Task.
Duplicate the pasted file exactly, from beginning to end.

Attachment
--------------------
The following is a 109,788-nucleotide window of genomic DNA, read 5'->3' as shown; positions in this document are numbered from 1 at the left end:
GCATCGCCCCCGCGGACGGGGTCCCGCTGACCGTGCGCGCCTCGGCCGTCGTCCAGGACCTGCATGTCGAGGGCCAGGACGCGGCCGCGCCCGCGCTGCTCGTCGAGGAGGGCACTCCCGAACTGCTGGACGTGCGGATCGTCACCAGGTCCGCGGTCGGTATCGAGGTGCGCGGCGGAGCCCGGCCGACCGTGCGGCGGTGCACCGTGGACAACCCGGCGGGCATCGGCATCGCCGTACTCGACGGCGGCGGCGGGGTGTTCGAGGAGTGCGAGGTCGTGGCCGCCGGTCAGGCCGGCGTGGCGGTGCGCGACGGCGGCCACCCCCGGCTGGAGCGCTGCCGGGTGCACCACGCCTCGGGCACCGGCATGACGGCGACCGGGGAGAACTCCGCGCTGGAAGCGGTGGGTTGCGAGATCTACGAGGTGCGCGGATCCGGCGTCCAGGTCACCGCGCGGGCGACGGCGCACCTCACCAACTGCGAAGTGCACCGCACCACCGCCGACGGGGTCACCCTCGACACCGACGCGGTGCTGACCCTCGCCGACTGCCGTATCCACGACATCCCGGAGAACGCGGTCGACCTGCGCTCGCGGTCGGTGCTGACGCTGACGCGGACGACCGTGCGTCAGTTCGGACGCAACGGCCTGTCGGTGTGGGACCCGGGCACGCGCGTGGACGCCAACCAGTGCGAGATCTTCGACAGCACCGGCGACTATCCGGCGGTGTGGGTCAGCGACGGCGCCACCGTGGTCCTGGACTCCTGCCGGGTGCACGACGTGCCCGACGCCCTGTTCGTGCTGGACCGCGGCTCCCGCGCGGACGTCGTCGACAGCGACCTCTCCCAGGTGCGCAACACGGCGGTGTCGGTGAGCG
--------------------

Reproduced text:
The following is a 109,788-nucleotide window of genomic DNA, read 5'->3' as shown; positions in this document are numbered from 1 at the left end:
GCATCGCCCCCGCGGACGGGGTCCCGCTGACCGTGCGCGCCTCGGCCGTCGTCCAGGACCTGCATGTCGAGGGCCAGGACGCGGCCGCGCCCGCGCTGCTCGTCGAGGAGGGCACTCCCGAACTGCTGGACGTGCGGATCGTCACCAGGTCCGCGGTCGGTATCGAGGTGCGCGGCGGAGCCCGGCCGACCGTGCGGCGGTGCACCGTGGACAACCCGGCGGGCATCGGCATCGCCGTACTCGACGGCGGCGGCGGGGTGTTCGAGGAGTGCGAGGTCGTGGCCGCCGGTCAGGCCGGCGTGGCGGTGCGCGACGGCGGCCACCCCCGGCTGGAGCGCTGCCGGGTGCACCACGCCTCGGGCACCGGCATGACGGCGACCGGGGAGAACTCCGCGCTGGAAGCGGTGGGTTGCGAGATCTACGAGGTGCGCGGATCCGGCGTCCAGGTCACCGCGCGGGCGACGGCGCACCTCACCAACTGCGAAGTGCACCGCACCACCGCCGACGGGGTCACCCTCGACACCGACGCGGTGCTGACCCTCGCCGACTGCCGTATCCACGACATCCCGGAGAACGCGGTCGACCTGCGCTCGCGGTCGGTGCTGACGCTGACGCGGACGACCGTGCGTCAGTTCGGACGCAACGGCCTGTCGGTGTGGGACCCGGGCACGCGCGTGGACGCCAACCAGTGCGAGATCTTCGACAGCACCGGCGACTATCCGGCGGTGTGGGTCAGCGACGGCGCCACCGTGGTCCTGGACTCCTGCCGGGTGCACGACGTGCCCGACGCCCTGTTCGTGCTGGACCGCGGCTCCCGCGCGGACGTCGTCGACAGCGACCTCTCCCAGGTGCGCAACACGGCGGTGTCGGTGAGCG